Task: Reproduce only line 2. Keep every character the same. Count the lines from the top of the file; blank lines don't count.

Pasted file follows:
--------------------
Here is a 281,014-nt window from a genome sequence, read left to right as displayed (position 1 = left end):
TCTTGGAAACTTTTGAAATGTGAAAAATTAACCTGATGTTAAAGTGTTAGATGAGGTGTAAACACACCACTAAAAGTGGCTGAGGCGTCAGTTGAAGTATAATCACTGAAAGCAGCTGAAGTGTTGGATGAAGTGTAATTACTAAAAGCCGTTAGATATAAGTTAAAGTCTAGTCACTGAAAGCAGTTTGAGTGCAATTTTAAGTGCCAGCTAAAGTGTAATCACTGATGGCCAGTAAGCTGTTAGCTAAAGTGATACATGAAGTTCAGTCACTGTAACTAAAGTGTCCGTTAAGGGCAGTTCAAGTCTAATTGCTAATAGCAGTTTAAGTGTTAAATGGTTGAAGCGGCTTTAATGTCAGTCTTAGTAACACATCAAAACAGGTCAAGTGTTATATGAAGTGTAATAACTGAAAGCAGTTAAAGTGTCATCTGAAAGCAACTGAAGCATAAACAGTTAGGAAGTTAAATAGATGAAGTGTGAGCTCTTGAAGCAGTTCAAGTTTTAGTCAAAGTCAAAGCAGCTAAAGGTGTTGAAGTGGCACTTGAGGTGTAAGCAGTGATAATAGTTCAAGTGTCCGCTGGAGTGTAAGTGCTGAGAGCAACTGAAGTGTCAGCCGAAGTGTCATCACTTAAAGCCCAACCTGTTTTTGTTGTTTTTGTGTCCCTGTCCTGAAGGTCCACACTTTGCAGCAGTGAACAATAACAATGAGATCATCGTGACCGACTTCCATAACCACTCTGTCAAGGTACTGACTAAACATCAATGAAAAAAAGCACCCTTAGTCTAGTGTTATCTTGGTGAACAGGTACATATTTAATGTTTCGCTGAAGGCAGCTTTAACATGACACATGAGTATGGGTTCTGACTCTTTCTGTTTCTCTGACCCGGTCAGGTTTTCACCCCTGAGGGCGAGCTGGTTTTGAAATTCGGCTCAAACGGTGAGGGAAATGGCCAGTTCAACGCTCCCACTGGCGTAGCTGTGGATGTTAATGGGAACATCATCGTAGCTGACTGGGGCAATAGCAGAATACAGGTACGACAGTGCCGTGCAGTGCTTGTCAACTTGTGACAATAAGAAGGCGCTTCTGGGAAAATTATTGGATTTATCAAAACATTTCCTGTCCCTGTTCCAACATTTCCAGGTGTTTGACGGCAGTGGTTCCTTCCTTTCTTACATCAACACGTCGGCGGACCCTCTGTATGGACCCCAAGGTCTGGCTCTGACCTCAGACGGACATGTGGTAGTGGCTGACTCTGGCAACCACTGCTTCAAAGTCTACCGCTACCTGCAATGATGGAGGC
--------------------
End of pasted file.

TCTTGGAAACTTTTGAAATGTGAAAAATTAACCTGATGTTAAAGTGTTAGATGAGGTGTAAACACACCACTAAAAGTGGCTGAGGCGTCAGTTGAAGTATAATCACTGAAAGCAGCTGAAGTGTTGGATGAAGTGTAATTACTAAAAGCCGTTAGATATAAGTTAAAGTCTAGTCACTGAAAGCAGTTTGAGTGCAATTTTAAGTGCCAGCTAAAGTGTAATCACTGATGGCCAGTAAGCTGTTAGCTAAAGTGATACATGAAGTTCAGTCACTGTAACTAAAGTGTCCGTTAAGGGCAGTTCAAGTCTAATTGCTAATAGCAGTTTAAGTGTTAAATGGTTGAAGCGGCTTTAATGTCAGTCTTAGTAACACATCAAAACAGGTCAAGTGTTATATGAAGTGTAATAACTGAAAGCAGTTAAAGTGTCATCTGAAAGCAACTGAAGCATAAACAGTTAGGAAGTTAAATAGATGAAGTGTGAGCTCTTGAAGCAGTTCAAGTTTTAGTCAAAGTCAAAGCAGCTAAAGGTGTTGAAGTGGCACTTGAGGTGTAAGCAGTGATAATAGTTCAAGTGTCCGCTGGAGTGTAAGTGCTGAGAGCAACTGAAGTGTCAGCCGAAGTGTCATCACTTAAAGCCCAACCTGTTTTTGTTGTTTTTGTGTCCCTGTCCTGAAGGTCCACACTTTGCAGCAGTGAACAATAACAATGAGATCATCGTGACCGACTTCCATAACCACTCTGTCAAGGTACTGACTAAACATCAATGAAAAAAAGCACCCTTAGTCTAGTGTTATCTTGGTGAACAGGTACATATTTAATGTTTCGCTGAAGGCAGCTTTAACATGACACATGAGTATGGGTTCTGACTCTTTCTGTTTCTCTGACCCGGTCAGGTTTTCACCCCTGAGGGCGAGCTGGTTTTGAAATTCGGCTCAAACGGTGAGGGAAATGGCCAGTTCAACGCTCCCACTGGCGTAGCTGTGGATGTTAATGGGAACATCATCGTAGCTGACTGGGGCAATAGCAGAATACAGGTACGACAGTGCCGTGCAGTGCTTGTCAACTTGTGACAATAAGAAGGCGCTTCTGGGAAAATTATTGGATTTATCAAAACATTTCCTGTCCCTGTTCCAACATTTCCAGGTGTTTGACGGCAGTGGTTCCTTCCTTTCTTACATCAACACGTCGGCGGACCCTCTGTATGGACCCCAAGGTCTGGCTCTGACCTCAGACGGACATGTGGTAGTGGCTGACTCTGGCAACCACTGCTTCAAAGTCTACCGCTACCTGCAATGATGGAGGC